Asking questions [Was: hello]

From: <Christopher>
Date: Sat Jan 12 2008 - 00:48:00 EST

I can't tell if you have a problem with the notion of asking questions the smart way or with trying to paint me as an old fart. Either way I think I'll stick to my guns. I've been in this business over 40 years, and I know something about how to ask questions and how to answer them. It's one of the most important things a sprog engineer will ever learn.

On Jan 11, 2008, at 2:04 PM, shahid Rafiq wrote:

> Dont compare questions like, "How to design pipe" with "where is
> light switch?" Answering each has different results.
I wasn't comparing questions--I was illustrating a stupid question with a typical type of stupid question in the hope that people would remember that there are indeed such things as stupid questions and avoid them.

> "Remember like a sage" means
> 1. Respecting the person who is being asked.
> 2. Using the new acquired knowledge to the present problem and in
> future with such problem.

I expect remembering like a sage really means that you should ponder the answer and determine how it fits into the remainder of your knowledge. That's what sages do.

> A teacher or senior tells the solution of a problem in much less
> time which is why people turn to them. Studying, refering the
> library, search for the right source takes more time.
A 'teacher' (which none of us is, BTW) can only respond to what he's asked. If the 'student' can't ask a clear, sensible question no teacher can provide the answer the student is looking for. Moreover the correct answer to the wrong question does no one any good.

> And by the way you used your right not to like the saying.
And I do thank you for the opportunity.

> You spend too much of your precious time telling people that they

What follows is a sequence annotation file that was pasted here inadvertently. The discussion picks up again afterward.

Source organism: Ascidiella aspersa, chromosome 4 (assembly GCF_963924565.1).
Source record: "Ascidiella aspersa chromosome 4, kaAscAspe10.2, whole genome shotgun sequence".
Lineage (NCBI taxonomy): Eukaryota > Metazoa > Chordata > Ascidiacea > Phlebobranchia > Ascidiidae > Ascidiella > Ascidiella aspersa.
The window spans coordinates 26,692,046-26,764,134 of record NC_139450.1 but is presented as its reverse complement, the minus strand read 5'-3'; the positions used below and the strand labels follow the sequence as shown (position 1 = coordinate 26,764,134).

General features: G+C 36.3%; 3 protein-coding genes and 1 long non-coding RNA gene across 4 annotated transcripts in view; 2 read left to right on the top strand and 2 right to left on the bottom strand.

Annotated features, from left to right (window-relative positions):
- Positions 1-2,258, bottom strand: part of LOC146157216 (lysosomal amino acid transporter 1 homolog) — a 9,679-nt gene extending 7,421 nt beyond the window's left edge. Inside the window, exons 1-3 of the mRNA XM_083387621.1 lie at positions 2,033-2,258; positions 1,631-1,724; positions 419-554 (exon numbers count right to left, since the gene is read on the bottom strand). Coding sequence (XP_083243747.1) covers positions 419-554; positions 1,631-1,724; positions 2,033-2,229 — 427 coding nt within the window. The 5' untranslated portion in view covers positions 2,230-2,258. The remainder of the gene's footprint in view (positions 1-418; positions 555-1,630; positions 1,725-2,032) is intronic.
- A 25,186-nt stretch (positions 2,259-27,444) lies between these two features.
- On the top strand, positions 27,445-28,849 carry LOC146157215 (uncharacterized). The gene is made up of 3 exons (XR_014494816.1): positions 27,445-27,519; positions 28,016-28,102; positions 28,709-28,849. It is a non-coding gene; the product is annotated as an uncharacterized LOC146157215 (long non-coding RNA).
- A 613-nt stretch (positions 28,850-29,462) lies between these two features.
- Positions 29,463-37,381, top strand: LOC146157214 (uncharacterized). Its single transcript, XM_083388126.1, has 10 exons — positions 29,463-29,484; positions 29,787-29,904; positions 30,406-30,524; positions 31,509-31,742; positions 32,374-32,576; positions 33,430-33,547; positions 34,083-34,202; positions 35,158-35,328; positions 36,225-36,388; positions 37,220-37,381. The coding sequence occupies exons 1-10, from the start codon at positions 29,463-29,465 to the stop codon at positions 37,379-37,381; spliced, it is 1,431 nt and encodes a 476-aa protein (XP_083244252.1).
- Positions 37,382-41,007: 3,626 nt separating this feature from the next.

> should ask very advanced knowledge questions.
I don't spend any time at all telling people to ask advanced questions. I do spend a lot of time telling people to ask sensible, well-thought-out questions because only sensible questions get sensible answers. Part of asking a sensible question is to dig around a little before asking so you'll ask a smarter question and better understand the answer. And I think it's fair to point out that if you want to depend on a 'teacher' to give you an answer for what's bothering you, you should expect an lecture from time to time.

> You also tell group that do some research before posting question.
> Believe me the answer to all the questions are found somewhere no
> matter how advanced these are. If everything could be studied with
> the help of books and internet ONLY then nothing would be taught in
> schools and universities. No teacher would be hired in universities.
Believe me when I tell you that anyone who expects to do something meaningful in this business needs to learn to rely on his own resources and to figure things out for himself. Teachers can help, but learning takes place between your own ears, not because someone tells you something is so. Anyone who thinks he can become an engineer or designer by picking other people's brains will end up as a second-rate wannabe, if he doesn't get sacked because he can't pull his weight.

This list would be no use to anyone who doesn't know how to ask questions, even if there weren't old crabs nagging people to think about their questions before they ask them. Doing your homework is part of asking a proper question. The question is very much like a design problem in micro-scale. Design proceeds from what you have and what you know to something you don't have and may never have seen. A question proceeds from what you know to something you don't know. If the design process isn't organized to build on something which exists, success is only dumb luck. And if a question is asked carelessly and not logically built on what you understand, you get nowhere.

A question like, 'How do I design a pipe?' is unanswerable--you spend at least two years if not four, just to learn enough to begin as a trainee. Such a question possibly be answered by e-mail in a couple of paragraphs. Moreover 'design' can mean a hundred things, from making layouts or arrangements to fluid resistance calculations to stress analysis to making fab drawings or doing process analysis. All of these are design tasks, and every one of them takes years of experience to perform unsupervised. Even if someone wanted to, it's unrealistic to expect that they'll lecture endlessly until you think you understand what you think you want.

> Ok, I want to be kicked out of the group.
You'll have to kick yourself out--follow the instructions at the bottom of each post.

Christopher Wright P.E. |"They couldn't hit an elephant at chrisw@skypoint.com | this distance" (last words of Gen.

.......................................| John Sedgwick, Spotsylvania
1864)
http://www.skypoint.com/~chrisw/ Received on Sat Jan 12 00:48:00 2008

This archive was generated by hypermail 2.1.8 : Tue Mar 09 2010 - 00:21:22 EST